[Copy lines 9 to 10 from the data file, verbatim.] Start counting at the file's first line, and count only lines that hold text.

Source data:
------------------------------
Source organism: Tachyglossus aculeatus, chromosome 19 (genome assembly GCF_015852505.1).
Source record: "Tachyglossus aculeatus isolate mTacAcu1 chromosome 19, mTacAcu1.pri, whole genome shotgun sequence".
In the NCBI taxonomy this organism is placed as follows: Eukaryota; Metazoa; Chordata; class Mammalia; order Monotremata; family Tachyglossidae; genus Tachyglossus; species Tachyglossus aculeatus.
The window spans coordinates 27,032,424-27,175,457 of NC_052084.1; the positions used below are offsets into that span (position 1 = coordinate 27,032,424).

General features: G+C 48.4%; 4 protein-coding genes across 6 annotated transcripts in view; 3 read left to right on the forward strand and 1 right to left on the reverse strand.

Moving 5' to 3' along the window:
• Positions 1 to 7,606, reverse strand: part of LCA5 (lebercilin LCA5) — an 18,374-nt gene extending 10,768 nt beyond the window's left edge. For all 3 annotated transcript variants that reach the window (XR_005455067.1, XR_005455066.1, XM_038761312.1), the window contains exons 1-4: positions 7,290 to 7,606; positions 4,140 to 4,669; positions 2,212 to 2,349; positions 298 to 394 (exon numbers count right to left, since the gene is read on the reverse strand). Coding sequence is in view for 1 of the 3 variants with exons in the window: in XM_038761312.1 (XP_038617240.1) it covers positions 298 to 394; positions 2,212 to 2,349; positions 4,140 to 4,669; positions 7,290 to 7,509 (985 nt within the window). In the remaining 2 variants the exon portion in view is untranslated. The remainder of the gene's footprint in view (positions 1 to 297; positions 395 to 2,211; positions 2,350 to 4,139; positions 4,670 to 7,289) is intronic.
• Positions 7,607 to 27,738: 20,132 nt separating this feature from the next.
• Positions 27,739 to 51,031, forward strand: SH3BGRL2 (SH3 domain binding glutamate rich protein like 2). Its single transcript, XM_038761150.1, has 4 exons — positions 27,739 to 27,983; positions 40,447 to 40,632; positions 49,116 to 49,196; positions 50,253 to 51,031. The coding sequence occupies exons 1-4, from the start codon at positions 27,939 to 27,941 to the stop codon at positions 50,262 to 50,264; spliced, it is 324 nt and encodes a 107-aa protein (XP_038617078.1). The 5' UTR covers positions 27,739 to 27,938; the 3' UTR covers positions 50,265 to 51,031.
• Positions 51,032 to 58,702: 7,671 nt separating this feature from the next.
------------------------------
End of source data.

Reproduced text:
• Positions 27,739 to 51,031, forward strand: SH3BGRL2 (SH3 domain binding glutamate rich protein like 2). Its single transcript, XM_038761150.1, has 4 exons — positions 27,739 to 27,983; positions 40,447 to 40,632; positions 49,116 to 49,196; positions 50,253 to 51,031. The coding sequence occupies exons 1-4, from the start codon at positions 27,939 to 27,941 to the stop codon at positions 50,262 to 50,264; spliced, it is 324 nt and encodes a 107-aa protein (XP_038617078.1). The 5' UTR covers positions 27,739 to 27,938; the 3' UTR covers positions 50,265 to 51,031.
• Positions 51,032 to 58,702: 7,671 nt separating this feature from the next.